How does Roald Dahl create tension in the story "The Landlady"?

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davmor1973 eNotes educator| Certified Educator

Dahl effectively creates tension by setting a nightmarish tale in a seemingly normal, everyday environment. The story takes place in a cosy bed and breakfast in the beautiful, ancient city of Bath. The owner of the guest house seems to be a perfectly respectable, if somewhat eccentric, old lady. Neither we, nor Billy Weaver, have any reason to think there's something unusual about the place.

But gradually we realize that the whole set-up is a facade. There's something quite unreal about the place, something not quite right. There are subtle hints that there's an atmosphere of evil hanging over the house, but really no more than that. The old lady's house is like a museum; although it's only later that we find out exactly what kind of museum it is. The clues are there to help poor, hapless Billy connect the dots, so to speak, but he's been completely taken in by this apparently harmless old granny. Sure, that dachshund sitting by the fire seems eerily quiet, and those names in the guest book ring a bell, but it could all be put down to some good, old-fashioned English eccentricity. In a way, it is; but not quite in the way that either we, or Billy, could ever possibly have imagined.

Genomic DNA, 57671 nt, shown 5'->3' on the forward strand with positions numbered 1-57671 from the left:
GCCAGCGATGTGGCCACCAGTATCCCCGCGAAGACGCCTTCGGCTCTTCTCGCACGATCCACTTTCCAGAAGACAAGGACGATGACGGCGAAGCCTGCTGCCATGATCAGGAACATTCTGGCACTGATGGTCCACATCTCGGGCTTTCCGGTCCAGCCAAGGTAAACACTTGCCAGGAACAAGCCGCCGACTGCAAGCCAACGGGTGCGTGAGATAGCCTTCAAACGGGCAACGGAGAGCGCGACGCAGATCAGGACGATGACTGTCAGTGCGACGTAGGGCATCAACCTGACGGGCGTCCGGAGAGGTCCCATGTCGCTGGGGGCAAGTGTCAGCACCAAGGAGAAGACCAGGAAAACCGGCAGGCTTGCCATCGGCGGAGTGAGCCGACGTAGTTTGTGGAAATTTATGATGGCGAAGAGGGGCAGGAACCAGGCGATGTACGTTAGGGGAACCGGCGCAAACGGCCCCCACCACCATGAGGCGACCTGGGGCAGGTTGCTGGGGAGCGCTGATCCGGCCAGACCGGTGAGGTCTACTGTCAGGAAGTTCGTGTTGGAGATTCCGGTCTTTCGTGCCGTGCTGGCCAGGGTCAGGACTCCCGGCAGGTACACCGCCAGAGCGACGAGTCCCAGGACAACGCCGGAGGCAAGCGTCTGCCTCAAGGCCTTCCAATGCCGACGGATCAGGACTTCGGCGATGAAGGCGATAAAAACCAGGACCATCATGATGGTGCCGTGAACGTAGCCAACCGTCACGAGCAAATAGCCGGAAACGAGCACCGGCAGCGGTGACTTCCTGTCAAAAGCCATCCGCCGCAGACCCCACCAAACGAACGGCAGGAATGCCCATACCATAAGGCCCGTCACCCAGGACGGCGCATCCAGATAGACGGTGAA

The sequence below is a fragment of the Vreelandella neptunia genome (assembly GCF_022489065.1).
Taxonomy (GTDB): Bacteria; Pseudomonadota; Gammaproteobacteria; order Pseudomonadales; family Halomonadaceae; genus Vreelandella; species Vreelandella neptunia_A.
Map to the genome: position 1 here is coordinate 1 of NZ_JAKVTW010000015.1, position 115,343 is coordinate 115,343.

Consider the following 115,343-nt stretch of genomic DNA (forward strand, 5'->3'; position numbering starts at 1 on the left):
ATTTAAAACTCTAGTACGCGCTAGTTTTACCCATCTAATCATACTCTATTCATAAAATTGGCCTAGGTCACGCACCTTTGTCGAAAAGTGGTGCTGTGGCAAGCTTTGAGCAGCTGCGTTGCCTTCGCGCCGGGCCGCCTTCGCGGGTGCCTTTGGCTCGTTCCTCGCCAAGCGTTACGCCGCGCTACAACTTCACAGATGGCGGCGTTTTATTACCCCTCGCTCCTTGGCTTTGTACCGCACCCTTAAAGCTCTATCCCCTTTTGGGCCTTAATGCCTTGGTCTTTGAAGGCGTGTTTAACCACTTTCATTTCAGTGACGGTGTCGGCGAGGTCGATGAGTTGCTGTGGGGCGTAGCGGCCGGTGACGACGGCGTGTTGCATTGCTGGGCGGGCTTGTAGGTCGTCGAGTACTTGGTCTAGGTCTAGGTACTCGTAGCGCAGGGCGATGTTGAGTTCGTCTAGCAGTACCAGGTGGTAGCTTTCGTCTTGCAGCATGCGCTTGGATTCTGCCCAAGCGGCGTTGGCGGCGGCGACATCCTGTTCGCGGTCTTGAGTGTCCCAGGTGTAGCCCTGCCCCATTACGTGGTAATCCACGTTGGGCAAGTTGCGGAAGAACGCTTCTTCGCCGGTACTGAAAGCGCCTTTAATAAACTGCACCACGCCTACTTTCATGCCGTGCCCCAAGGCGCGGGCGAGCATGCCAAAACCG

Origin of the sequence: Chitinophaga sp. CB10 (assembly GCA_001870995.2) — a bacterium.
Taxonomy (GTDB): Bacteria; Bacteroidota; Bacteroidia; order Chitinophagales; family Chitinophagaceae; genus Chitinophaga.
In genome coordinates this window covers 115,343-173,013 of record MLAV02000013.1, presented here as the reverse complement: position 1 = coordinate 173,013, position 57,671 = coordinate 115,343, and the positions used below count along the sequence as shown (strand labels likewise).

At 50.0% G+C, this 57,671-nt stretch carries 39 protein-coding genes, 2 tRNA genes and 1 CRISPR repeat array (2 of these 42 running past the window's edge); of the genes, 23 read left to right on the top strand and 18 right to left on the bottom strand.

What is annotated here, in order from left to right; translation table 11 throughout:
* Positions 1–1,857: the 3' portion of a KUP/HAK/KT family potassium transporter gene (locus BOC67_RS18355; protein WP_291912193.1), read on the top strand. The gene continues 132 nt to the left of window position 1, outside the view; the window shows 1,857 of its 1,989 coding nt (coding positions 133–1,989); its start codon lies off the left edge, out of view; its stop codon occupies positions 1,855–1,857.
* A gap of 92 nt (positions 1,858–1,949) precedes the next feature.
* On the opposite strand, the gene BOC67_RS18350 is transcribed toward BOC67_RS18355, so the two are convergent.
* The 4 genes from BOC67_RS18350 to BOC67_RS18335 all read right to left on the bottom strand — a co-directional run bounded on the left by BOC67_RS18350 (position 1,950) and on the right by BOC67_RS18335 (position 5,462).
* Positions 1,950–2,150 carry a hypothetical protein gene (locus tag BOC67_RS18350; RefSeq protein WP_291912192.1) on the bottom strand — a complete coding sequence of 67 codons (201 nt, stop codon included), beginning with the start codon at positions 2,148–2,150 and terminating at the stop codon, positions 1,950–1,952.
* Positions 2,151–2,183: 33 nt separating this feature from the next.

Lori Steinbach eNotes educator| Certified Educator

In this story, Roald Dahl's "The Landlady," tension is created by the use of suspense. We know from the very beginning that something is not quite right. Billy has every intention of going one place and ends up in a totally different place after experiencing some kind of hypnotic moment. We know that things just are not quite right at the Landlady's house, as well. Umbrellas in the stand but no guests in the house. A bed turned down and a room waiting for him when he had no plans to even be there. Cryptic remarks by the Landlady throughout Billy's time there. Recognizable names in the guest book--with no evidence of their having ever left. From beginning to end, something is just not right. It is this which creates the tension which builds to the rather shocking--though not all that surprising--climax.